The Spotify logo on a smartphone arranged in Saint Thomas, U.S. Virgin Islands, on Saturday, Jan. 29, 2022.
Gabby Jones | Bloomberg | Getty Images
The streaming company’s foray into audiobooks marks its latest attempt to make the platform a one-stop-shop for all things audio. Spotify introduced podcasts in 2015 and is now home to more than 4.4 million of them, according to its second-quarter earnings report.
The company decided to introduce audiobooks because they represent a “substantial untapped market,” Nir Zicherman, Spotify’s vice president and global head of audiobooks and gated content, said in Tuesday’s release. Zicherman said the segment is growing by about 20% year over year despite making up just a 6% to 7% share of the current book market.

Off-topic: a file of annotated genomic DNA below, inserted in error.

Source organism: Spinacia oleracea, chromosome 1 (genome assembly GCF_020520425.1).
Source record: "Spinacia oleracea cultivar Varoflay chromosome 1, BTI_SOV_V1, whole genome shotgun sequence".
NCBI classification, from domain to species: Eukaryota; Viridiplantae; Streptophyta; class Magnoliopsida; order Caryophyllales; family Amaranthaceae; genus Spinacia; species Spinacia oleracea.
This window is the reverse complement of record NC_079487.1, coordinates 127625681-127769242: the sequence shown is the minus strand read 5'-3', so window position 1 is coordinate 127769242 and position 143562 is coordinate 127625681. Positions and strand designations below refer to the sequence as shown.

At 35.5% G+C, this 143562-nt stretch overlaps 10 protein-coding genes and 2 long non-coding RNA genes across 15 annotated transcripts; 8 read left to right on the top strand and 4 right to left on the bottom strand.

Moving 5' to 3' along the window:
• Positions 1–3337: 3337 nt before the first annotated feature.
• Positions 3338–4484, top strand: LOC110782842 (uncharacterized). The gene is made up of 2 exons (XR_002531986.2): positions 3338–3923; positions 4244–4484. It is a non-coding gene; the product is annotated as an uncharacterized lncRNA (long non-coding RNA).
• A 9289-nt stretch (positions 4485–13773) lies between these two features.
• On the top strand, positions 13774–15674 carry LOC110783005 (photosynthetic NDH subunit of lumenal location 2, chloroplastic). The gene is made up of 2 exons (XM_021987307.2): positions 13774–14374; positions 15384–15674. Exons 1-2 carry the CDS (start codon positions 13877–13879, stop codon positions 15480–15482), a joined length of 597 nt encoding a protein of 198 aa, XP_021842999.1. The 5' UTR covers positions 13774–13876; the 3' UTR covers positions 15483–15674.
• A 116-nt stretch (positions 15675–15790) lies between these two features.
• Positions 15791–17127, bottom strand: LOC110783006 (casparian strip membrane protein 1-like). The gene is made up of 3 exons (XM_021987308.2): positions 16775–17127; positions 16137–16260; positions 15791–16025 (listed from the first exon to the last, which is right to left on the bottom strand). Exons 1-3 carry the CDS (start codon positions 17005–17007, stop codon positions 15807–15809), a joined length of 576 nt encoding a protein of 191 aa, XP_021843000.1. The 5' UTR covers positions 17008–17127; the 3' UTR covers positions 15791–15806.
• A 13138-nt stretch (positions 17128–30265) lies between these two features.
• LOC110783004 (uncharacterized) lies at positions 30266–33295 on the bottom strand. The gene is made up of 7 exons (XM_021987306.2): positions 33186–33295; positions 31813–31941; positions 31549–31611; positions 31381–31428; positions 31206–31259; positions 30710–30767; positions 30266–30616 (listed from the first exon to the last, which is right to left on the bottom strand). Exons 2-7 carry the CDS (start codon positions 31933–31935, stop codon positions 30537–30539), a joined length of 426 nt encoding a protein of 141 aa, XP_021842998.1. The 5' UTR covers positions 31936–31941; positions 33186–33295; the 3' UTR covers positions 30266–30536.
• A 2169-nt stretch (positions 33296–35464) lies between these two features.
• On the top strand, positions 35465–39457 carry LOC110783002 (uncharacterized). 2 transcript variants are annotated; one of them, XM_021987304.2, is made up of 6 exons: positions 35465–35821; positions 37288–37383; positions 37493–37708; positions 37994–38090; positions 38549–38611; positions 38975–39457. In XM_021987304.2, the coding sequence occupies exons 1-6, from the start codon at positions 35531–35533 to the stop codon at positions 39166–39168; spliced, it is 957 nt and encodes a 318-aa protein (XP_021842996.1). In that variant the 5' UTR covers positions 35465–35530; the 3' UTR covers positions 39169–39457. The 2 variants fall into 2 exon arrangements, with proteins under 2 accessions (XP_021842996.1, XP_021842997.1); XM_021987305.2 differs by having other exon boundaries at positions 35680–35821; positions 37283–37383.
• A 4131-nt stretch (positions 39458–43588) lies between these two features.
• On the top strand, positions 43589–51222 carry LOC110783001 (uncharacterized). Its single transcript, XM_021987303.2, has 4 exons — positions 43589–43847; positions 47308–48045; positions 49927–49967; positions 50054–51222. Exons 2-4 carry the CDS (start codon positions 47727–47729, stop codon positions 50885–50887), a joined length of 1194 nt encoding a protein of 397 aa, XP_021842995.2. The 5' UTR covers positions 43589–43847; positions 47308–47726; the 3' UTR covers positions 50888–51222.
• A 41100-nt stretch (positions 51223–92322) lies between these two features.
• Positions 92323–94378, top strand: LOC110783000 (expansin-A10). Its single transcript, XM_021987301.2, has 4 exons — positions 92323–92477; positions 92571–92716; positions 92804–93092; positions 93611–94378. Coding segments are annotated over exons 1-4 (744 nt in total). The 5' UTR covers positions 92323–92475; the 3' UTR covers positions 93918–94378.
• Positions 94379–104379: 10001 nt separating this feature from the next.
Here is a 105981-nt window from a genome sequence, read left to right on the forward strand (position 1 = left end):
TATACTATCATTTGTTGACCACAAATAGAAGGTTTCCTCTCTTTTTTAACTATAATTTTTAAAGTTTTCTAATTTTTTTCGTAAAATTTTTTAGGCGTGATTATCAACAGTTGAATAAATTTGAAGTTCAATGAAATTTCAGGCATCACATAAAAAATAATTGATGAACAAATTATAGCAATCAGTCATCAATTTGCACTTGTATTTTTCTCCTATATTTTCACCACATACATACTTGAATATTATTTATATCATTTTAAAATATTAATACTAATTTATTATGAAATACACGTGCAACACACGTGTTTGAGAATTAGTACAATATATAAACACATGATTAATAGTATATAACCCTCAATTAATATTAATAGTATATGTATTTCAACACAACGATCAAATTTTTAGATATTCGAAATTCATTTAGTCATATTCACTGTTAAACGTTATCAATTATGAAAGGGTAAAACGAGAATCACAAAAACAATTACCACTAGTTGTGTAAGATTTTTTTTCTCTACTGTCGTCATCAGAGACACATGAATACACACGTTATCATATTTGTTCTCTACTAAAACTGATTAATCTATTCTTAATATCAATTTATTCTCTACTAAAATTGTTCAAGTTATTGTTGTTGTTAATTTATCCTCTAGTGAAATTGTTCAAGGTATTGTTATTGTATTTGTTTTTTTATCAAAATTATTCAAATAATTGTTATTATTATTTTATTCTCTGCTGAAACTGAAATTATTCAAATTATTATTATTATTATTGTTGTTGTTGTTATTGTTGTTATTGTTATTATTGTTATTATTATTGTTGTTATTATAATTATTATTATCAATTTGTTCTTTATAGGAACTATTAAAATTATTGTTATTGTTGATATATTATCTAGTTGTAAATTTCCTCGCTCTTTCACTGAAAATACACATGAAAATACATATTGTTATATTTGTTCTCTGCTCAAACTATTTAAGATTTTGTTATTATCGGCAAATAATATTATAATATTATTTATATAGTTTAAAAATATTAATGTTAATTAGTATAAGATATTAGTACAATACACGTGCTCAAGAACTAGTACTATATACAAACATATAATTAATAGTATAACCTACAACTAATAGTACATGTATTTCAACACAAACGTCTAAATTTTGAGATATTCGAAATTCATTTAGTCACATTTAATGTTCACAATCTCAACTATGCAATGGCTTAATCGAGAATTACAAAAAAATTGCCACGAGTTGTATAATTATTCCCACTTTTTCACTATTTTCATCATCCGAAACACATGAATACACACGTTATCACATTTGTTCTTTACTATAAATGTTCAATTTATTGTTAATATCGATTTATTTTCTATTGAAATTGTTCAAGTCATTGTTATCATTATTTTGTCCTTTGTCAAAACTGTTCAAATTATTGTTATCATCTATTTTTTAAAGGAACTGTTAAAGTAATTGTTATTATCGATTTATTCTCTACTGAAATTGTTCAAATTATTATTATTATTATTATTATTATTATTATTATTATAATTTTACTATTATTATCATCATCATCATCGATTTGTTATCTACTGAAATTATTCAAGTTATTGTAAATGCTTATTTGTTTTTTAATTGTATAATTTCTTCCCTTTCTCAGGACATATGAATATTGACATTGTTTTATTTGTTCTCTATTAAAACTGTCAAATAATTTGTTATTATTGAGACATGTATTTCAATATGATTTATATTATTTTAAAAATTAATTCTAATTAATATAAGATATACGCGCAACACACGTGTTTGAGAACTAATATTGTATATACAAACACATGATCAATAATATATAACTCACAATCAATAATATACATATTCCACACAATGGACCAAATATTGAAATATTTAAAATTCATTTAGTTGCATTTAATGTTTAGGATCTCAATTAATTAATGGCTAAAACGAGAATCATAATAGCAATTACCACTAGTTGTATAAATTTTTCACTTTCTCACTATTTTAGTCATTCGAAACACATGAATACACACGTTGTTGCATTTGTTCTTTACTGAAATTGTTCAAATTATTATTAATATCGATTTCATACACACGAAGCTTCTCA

The move also vaults Spotify into more direct competition with Amazon-owned Audible, which was the market leader in 2018 with 41% market share, according to Codex Group, and Amazon also sells e-books under its own brand. Other competitors include Apple, Google, and Rakuten, which has partnered with Walmart.
Spotify users interested in listening to audiobooks can find them in their search, library and their curated recommendations on their homepage. The audiobooks will feature a lock icon over the play button to indicate that they need to be purchased.
Once a book is purchased, users will be able to bookmark their place in the audiobook, control their listening speed and download the content for offline listening.
Spotify plans to introduce audiobooks to new markets and add new features after the initial U.S. launch.